Posted by matlock on Jul. 13, 2011 @ 11:43 am

Not sure where you get your misinformation? Progressive Bay area schools (including SF) are among best in state. (With exceptions - Edison Elementary, long a privatized for-profit is one example - but we are quick learners, & Edison is changing to be a real community charter school!) Riverside County - not so much. Weak test score performances down there, even tho they have far fewer challenges of urban schools. Click on dots here for relative performances based on test scores: http://school-ratings.com/svg/index.html

Posted by Guest on Jul. 13, 2011 @ 4:59 pm

Needless to say, the Jeff Stone story appeared on the radar of my friends and I, old 80s era environmental canvassers for the League of Conservation Voters, who led the door-to-door effort against Prop (17?) the proposal to build the hated Peripheral Canal in the Delta, a project that would suck more No. Cal water south. Of the 75-90 doors each canvasser would knock on, at least 20 people would give money and large numbers would simply exclaim "and you can split the state too!" We realized that while this wan not a big enough number to win an election (yet..) it was a sizable fundraising base.

When the Stone story hit I called his office (got only messages and no return calls) and I can only assume that the Supervisor did not present his motion at the July 12 meeting as earlier accounts mentioned. I even called the reporter at the Riverside Press-Register, a Duane Gang at 951-368-9547 but no reply, but perhaps he will talk to you.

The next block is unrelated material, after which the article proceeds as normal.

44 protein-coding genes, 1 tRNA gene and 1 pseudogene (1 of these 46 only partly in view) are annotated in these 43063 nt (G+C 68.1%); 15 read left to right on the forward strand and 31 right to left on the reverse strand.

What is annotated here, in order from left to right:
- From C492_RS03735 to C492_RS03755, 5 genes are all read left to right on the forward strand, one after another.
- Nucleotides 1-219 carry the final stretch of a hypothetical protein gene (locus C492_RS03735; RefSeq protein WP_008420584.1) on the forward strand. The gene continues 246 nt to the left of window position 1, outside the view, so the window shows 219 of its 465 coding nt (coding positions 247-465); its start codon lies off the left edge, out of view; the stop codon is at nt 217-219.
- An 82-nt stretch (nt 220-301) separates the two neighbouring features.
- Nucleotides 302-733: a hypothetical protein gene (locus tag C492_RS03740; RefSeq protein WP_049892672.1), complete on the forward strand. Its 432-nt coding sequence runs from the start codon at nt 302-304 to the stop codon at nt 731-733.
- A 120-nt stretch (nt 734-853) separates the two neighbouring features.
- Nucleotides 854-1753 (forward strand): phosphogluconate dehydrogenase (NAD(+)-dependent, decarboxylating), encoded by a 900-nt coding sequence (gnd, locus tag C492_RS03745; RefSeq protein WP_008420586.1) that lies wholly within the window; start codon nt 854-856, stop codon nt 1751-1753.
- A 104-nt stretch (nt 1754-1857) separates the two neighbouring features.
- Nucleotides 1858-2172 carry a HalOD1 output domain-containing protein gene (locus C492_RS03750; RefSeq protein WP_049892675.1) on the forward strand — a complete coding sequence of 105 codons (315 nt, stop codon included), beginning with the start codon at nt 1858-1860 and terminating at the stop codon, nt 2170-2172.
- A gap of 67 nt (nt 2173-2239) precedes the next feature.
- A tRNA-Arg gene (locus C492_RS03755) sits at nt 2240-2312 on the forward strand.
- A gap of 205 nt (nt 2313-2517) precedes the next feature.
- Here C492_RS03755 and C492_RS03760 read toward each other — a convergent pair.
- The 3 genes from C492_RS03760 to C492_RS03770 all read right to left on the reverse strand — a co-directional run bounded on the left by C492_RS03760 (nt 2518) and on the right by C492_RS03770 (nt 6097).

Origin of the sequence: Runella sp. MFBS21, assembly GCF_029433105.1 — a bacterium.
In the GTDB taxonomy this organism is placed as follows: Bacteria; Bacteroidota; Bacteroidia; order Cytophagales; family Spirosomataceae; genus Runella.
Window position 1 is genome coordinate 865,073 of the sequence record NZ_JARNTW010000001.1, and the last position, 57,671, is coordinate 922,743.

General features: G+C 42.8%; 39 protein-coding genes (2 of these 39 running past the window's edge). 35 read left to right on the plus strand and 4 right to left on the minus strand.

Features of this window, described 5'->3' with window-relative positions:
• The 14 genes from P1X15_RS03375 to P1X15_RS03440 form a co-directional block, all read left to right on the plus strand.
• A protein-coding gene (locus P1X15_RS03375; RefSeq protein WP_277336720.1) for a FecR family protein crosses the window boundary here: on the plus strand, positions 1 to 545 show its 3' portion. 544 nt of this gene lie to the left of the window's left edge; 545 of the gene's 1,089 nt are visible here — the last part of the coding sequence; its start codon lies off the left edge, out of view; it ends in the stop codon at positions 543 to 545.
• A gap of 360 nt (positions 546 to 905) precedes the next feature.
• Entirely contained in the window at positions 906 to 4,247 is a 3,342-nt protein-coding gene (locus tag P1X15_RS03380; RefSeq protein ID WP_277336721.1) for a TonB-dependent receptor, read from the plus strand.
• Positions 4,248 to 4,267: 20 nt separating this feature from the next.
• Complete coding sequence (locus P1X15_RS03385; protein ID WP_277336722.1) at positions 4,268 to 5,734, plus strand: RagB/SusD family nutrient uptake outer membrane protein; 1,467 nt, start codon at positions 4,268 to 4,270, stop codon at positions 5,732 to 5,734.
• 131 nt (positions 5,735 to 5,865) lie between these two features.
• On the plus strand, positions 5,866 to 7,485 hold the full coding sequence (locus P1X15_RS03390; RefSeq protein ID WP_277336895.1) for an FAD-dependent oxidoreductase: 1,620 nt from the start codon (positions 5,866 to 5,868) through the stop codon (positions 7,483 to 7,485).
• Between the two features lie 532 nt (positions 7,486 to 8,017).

Anyway, I was working for the Sierra Club as a minor data entry after a few years as the SF LCVs press person (i still had to hit doors three nights a week), when I came up with the idea of stating a faction in the California Democratic Party, one based on retaining the water up north until a fair price was paid, splitting the state officially, and unofficially, being more 'deep-ecology,' actually muttering about seceding from America, an obvious impossiblity (hey, we were young!). Some of us had read (and I had met in person) Ernest Callenbach, the author of a sci-fi eco fantasy called Ecotopia. We decided on Democrats for Alta California and a designer friend made us a swell logo with the bear and the outline of the northern half of the state.

To make a long story short, we raised hell at the State Democratic Convention in 1982, having won delegates in 5 or six districts, then discovering we were in the majority at the Environmental Caucus, allowing us to choose the elected chair. This person then got in Willie Brown's face who openly belittled the Greens and may have lost Tom Bradley their endorsement later that year. We then ran around the event with a radical water resolution that the Southerners, in fear, put late on the open convention ballot on the last day, waited till the ceremonial proposal came out and people started going home. Our resolution came up, the South asked for a quorum count, claimed we no longer had one, and then closed the convention.